The School of Engineering at Cardiff University and Haydale have announced new research demonstrating significant improvements in mechanical performance including impact resistance in carbon fibre composites.
These results, particularly the increased damage tolerance, could have significant implications for the development of future composite structures, demonstrating the potential in future aircraft design for weight saving and the consequent environmental benefits such as reductions in CO2 emissions.
The research was undertaken by the Cardiff School of Engineering with additional funding from the European Community’s Seventh Framework programme under the Clean Sky Joint Technology Initiative.
The Clean Sky Initiative is one of the largest existing European research programmes with the aim of accelerating technological advancements in aircraft design and green aviation technology. The project was based on requirements specified by the Centro Italiano Richerche Aerospaziale (CIRA) for developing new composite technologies for Green Regional Aircraft (GRA), and was managed by an integrated team from CIRA, Cardiff School of Engineering and Haydale.
The research investigated graphene nanoplatelet (GNP) and carbon nanotube (CNT) reinforcement technology. Compared to a resin, a macro reinforcement such as carbon fibre is immensely stiff and strong, and hence in a fibre-reinforced composite, the properties are dominated by the fibre.
The addition of functionalised graphene to neat resin has been shown to result in a doubling in stiffness, but the effect of this in a macrocomposite would normally be expected to be much less. The results observed in this research show a 13% increase in compression strength and a 50% increase in compression after impact performance, indicating that fracture mode has been positively influenced. This is a significant result as damage resistance and compression properties are of paramount importance in high performance structures such as composite aircraft wings.
A resin infusion technique was employed to produce composites containing a small percentage of nanomaterials, achieving maximum material improvements. This technique is used widely in aerospace and other high performance engineering industries for cost effective manufacture of high integrity materials.
Significantly, the nanomaterials were surface treated using Haydale’s low temperature, low energy HDPlas plasma process, which promotes homogenous dispersion and chemical bonding and avoids the waste streams produced by traditional functionalisation processes.
Professor Sam Evans from the School of Engineering, Cardiff University, commented: “This research represented a fantastic opportunity for the team at Cardiff to work with frontline graphene materials and technology. We are very excited about contributing to the Clean Sky initiative as it is an extremely ambitious programme and graphene technology has enormous potential for improving the performance of aircraft materials. These initial results suggest that there may be the potential for big weight reductions in aircraft and many other applications, which is very promising.”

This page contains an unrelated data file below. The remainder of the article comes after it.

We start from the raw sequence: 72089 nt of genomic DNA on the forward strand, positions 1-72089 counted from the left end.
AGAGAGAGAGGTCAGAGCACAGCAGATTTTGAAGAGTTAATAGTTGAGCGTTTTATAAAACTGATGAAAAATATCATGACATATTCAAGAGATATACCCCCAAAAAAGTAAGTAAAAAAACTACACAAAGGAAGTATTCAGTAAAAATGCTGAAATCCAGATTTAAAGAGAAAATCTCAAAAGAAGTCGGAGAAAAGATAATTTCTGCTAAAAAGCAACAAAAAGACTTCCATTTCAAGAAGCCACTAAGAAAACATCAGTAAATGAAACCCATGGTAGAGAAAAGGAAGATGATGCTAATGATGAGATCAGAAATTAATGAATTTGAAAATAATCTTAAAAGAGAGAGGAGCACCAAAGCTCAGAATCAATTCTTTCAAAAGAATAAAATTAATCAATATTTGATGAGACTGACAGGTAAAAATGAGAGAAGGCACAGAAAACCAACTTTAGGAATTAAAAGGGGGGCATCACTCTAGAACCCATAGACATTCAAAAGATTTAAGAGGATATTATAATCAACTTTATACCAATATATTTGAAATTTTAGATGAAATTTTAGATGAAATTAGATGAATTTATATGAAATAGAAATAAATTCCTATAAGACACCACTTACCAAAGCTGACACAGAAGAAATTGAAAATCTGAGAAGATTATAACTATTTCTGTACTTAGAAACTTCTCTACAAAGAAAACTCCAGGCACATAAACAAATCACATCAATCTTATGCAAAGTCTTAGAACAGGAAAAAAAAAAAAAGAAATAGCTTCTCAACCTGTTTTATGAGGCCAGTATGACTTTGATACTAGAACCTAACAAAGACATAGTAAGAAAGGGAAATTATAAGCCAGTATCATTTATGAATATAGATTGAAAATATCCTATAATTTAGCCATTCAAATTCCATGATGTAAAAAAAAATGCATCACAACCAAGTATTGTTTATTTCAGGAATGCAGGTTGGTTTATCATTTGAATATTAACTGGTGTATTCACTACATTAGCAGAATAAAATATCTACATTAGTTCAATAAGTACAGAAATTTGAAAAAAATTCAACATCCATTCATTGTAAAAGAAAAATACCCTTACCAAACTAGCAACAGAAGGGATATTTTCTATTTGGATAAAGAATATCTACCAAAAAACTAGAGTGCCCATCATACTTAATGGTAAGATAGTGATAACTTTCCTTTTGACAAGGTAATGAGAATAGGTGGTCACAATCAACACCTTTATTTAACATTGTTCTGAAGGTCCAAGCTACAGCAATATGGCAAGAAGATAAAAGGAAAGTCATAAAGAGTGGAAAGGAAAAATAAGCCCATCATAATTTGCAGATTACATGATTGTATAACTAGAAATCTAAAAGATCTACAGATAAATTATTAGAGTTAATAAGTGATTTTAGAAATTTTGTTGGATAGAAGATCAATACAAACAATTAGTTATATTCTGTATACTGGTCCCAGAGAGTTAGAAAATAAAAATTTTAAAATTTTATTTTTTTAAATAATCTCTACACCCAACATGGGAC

The potential of graphene in developing a new generation of aerospace structures has taken a significant step forward as a result of the work carried out by Cardiff University.
The research leading to these results has received funding from the European Community's Seventh Framework Programme (FP7/2007-2013) for the Clean Sky Joint Technology Initiative under grant agreement n° JTI-CS-2011-2-GRA-01-038.
Haydale’s surface functionalisation of graphene via its low temperature plasma process has been critical in achieving the considerable material improvements observed in this research. The HDPlas technique offers significant environmental benefits while exploiting the full potential of graphene in composites. Haydale are seeking commercial partners to further develop these highly promising results.
Haydale has developed a patent pending proprietary scalable plasma process to functionalise graphene and other nanomaterials. This enabling technology can provide Haydale with a rapid and highly cost efficient method of supplying tailored solutions to enhance applications for both raw material suppliers and product manufacturers.
Functionalisation is carried out through a low pressure plasma process that treats both organic mined fine powder and other synthetically produced nanomaterial powders producing high quality few layered graphenes and graphene nano platelets.
The process can functionalise with a range of chemical groups, where the amount of chemicals can be tailored to the customer needs. Good dispersion improves the properties and performance of the host material and ensures it delivers as specified.
The Haydale plasma process does not use wet chemistry, neither does it damage the material being processed, rather it can clean up impurities inherent in the raw material. The technology is a low energy user and most importantly environmentally friendly. The Haydale method is an enabling technology where working with a raw material producer can add value to the base product and tailor the outputs to meet the target applications of the end user.